By Kathi Mestayer
Yes, it does. In fact, noise stresses most people (and even many animals).
But what is noise? My favorite definition is in the glossary of “Sound Matters,” a 2012 publication of the General Services Administration’s (GSA) Public Buildings Service:
“Noise: Any undesired sound.”
So, if noise is undesired, it’s not that surprising that it’s stressful, right? In an article in Noise and Health, “Is There Evidence That Environmental Noise Is Immunotoxic?,” the author, Deepak Prasher, doesn’t mince words: “It is clear that noise is a stressor. The physiological response to noise as a stressor is no different from any other nonspecific physical stressor.” So, how does noise stress us out?
Danger! Danger! Warning! Warning!
Noise triggers a stress response in the amygdala, a region of the brainstem. Our amygdala learns, over time, what sounds might signal impending danger. When one is detected, the amygdala triggers a release of cortisol (a stress hormone) and an involuntary startle reaction. In his book, The Universal Sense: How Hearing Shapes the Mind, neuroscientist Seth Horowitz explains, “The auditory startle circuit is a very successful evolutionary adaptation to an unseen event. It lets us get our bearings and get the hell out of there, or at least widen our attention to figure out what the noise was.”
Cortisol affects us in many ways. According to Prasher, “In the acute stress reaction to an immediate threat, the secretion of stress hormones results in increased heart rate and blood pressure, a rapid release of energy in the bloodstream, reduced metabolism with a decrease in salivary and gastrointestinal activity, reduction in sex hormones, and activation of some immune functions.”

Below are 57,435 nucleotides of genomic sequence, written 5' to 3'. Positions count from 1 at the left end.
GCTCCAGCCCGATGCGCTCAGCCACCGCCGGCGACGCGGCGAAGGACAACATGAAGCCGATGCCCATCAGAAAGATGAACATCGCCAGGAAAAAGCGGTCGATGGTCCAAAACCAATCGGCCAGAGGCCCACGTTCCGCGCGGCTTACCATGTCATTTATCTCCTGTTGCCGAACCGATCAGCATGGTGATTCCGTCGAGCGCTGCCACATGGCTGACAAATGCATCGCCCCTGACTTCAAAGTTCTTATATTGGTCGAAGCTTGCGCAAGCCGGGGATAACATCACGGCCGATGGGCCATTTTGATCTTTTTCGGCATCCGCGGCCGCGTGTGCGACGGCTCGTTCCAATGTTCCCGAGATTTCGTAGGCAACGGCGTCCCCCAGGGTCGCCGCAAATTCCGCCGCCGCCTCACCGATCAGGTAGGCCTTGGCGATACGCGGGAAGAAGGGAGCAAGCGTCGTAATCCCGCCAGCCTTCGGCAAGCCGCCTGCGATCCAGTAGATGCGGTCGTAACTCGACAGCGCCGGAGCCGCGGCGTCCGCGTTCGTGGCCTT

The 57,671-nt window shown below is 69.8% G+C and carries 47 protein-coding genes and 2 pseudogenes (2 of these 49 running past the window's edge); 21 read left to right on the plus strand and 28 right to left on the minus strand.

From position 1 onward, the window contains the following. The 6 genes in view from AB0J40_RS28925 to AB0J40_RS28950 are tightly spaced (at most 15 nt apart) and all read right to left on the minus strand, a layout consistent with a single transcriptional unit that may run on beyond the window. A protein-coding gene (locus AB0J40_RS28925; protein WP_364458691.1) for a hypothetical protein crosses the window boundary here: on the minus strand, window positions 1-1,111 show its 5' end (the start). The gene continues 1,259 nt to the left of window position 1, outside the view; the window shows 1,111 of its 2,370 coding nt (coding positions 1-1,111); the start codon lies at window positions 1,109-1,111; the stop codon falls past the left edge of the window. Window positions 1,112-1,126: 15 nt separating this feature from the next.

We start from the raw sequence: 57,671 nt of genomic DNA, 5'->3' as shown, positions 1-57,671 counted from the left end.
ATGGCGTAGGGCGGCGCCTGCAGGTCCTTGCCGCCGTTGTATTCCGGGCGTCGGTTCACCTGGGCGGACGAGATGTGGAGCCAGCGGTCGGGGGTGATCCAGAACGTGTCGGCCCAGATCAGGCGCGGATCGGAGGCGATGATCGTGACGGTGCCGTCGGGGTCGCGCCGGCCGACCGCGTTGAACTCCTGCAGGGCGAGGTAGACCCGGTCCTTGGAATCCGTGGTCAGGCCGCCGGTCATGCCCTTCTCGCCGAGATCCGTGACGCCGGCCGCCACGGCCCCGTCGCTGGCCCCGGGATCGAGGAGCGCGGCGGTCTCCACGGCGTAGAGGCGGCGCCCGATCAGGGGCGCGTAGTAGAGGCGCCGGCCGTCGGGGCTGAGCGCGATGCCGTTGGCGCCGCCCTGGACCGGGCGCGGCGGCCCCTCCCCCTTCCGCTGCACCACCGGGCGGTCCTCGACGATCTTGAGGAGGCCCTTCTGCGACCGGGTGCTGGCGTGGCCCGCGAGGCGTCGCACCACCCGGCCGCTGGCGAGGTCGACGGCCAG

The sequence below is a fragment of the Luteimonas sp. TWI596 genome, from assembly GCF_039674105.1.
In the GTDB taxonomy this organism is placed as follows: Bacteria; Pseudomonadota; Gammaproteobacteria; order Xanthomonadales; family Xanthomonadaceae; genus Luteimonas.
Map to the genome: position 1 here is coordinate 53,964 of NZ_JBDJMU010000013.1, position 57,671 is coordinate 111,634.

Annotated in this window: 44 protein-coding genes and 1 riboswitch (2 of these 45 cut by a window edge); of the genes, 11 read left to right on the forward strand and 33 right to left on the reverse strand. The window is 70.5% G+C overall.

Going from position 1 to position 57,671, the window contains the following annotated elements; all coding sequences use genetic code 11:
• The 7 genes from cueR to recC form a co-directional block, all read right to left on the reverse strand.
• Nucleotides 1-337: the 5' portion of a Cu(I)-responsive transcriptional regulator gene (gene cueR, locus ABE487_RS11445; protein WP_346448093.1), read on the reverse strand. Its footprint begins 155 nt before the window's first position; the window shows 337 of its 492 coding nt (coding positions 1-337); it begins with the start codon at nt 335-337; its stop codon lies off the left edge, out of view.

Over time, stress (often from transportation and industrial noise) can be particularly toxic. “This model of reactivity in terms of noise-induced stress has been implicated in the development of disorders of the cardiovascular system, sleep, learning, memory, motivation, problem-solving, aggression, and annoyance,” Prasher writes. If you think you’re getting used to that highway noise, think again.
Hearing loss and noise
So, people with hearing loss must be less sensitive to noise, right? Unfortunately, no—less hearing doesn’t mean higher noise tolerance. Research has been done on noise sensitivity and whether it correlates with a person’s audiogram. Here’s a summary of findings from the 2012 issue of Noise & Health:
“In the study of Stansfeld (1992), no significant differences were found in noise sensitivity between those with normal threshold of hearing and those with threshold impairment according to pure tone threshold audiometry. Likewise, Ellermeier et al. (2001) found no significant differences between two groups of low and high noise sensitivity in threshold levels, intensity discrimination, auditory reaction time or exponents for loudness functions. Our finding that the average hearing thresholds did not differ in noise sensitive and non-noise sensitive subjects is in concordance with previous studies.”
Anecdotally, this matches my audiologist’s observation that noise sensitivity is not correlated with our degree of hearing loss. “I always have to do a ‘sudden noise’ test with every person whose hearing aids I program before they leave my office. I can never predict who’s going to jump out of their skin and who’s not,” she says.
In case you’re wondering, I jumped.
Staff writer Kathi Mestayer serves on advisory boards for the Virginia Department for the Deaf and Hard of Hearing and the Greater Richmond, Virginia, chapter of the Hearing Loss Association of America. This is adapted from her reader-sponsored work, “Be Hear Now."